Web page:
"There is a school of thought which says that he is doing this in order to put pressure on the EU," said Idiz. "'Look we don’t need you, you are going down, we are coming up and actually we have alternatives.' But a fundamental change in tack for Turkey would upset significant balances in this country and would be detrimental in the long run to the economy, so I don’t think it’s likely."
 
This year is expected to see both Brussels and Ankara re-energize the membership process. Erdoğan is due to visit EU countries next month, while both German Chancellor Angela Merkel and French President Francois Hollande are expected to visit Turkey.
 
Analysts point out that any serious progress in Ankara’s EU membership bid could easily reverse the current public antipathy towards that bid. However there is a newfound self-confidence in Turkey, built on its fast-growing economy, which means the country’s political leadership is aware that viable alternatives to EU membership exist.

You May Like

Photogallery Pope's Easter Prayer: Peace in Ukraine, Syria

Pontiff also calls for end to terrorist acts in Nigeria, violence in Iraq, and success in peace talks between Israelis and Palestinians More

Abdullah Holds Lead in Afghan Presidential Election

Country's Election Commission says that with half of the ballots counted, former FM remains in the lead with 44 percent of the vote More

Russia-Ukraine Crisis Could Trigger Cyber War

As tensions between Kyiv and Moscow escalate, so too has frequency of online attacks targeting government, news and financial sites More

This forum has been closed.
Comments
     
There are no comments in this forum. Be first and add one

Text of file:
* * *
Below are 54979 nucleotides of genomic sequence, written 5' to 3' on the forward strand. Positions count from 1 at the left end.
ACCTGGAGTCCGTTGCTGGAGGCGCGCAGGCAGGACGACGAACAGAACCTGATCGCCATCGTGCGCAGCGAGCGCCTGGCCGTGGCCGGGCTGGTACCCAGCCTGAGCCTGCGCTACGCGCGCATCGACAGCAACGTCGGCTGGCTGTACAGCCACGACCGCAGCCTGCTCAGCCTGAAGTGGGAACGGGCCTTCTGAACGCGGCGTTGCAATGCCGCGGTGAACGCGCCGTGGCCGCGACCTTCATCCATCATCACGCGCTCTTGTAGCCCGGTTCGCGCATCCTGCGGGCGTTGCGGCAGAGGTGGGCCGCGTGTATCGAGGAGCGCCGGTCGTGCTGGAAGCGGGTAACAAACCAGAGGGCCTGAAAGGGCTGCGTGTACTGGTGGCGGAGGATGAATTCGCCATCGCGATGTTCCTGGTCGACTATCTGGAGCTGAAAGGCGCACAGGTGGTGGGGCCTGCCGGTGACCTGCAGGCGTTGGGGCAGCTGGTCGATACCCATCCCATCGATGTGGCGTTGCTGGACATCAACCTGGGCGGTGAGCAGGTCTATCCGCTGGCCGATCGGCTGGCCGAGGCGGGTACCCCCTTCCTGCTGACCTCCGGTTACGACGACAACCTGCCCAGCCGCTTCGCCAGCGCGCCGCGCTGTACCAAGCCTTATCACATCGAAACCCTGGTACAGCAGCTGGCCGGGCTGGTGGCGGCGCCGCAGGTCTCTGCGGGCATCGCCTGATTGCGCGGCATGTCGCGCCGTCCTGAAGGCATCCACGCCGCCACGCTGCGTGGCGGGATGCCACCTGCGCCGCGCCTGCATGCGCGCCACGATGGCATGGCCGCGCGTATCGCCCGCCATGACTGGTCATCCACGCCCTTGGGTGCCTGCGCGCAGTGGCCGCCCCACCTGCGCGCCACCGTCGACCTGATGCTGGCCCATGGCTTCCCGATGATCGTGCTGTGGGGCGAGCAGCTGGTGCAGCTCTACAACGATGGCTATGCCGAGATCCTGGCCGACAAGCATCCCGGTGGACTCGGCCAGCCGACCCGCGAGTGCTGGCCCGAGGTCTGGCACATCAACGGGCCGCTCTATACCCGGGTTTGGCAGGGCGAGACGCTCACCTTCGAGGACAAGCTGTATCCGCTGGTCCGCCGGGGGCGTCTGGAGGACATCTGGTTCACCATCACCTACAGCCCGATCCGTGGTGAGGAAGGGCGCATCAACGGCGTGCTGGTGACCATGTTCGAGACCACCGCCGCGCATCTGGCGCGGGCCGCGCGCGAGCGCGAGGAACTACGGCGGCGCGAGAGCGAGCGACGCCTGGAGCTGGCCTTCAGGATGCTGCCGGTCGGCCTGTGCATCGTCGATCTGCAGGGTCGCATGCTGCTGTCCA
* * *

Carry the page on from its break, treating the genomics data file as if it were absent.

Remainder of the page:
Featured Videos

Your JavaScript is turned off or you have an old version of Adobe's Flash Player. Get the latest Flash player.
Ukraine, Russia, United in Faith, Divided in Politicsi
X
Michael Eckels
April 19, 2014
There is a strong historical religious connection between Russia and Ukraine. But what role is religion playing in the current conflict? In the run-up to Easter, Michael Eckels in Moscow reports for VOA.
Video

Video Ukraine, Russia, United in Faith, Divided in Politics

There is a strong historical religious connection between Russia and Ukraine. But what role is religion playing in the current conflict? In the run-up to Easter, Michael Eckels in Moscow reports for VOA.
Video

Video Face of American Farmer is Changing

The average American farmer is now 58 years old, and farmers 65 and older are the fastest growing segment of the population. It’s a troubling trend signaling big changes ahead for American agriculture as aging farmers retire. Reporter Mike Osborne says a new report from the U.S. Census Bureau is suggesting what some of those changes might look like... and why they might not be so troubling.
Video

Video Donetsk Governor: Ukraine Military Assault 'Delicate But Necessary'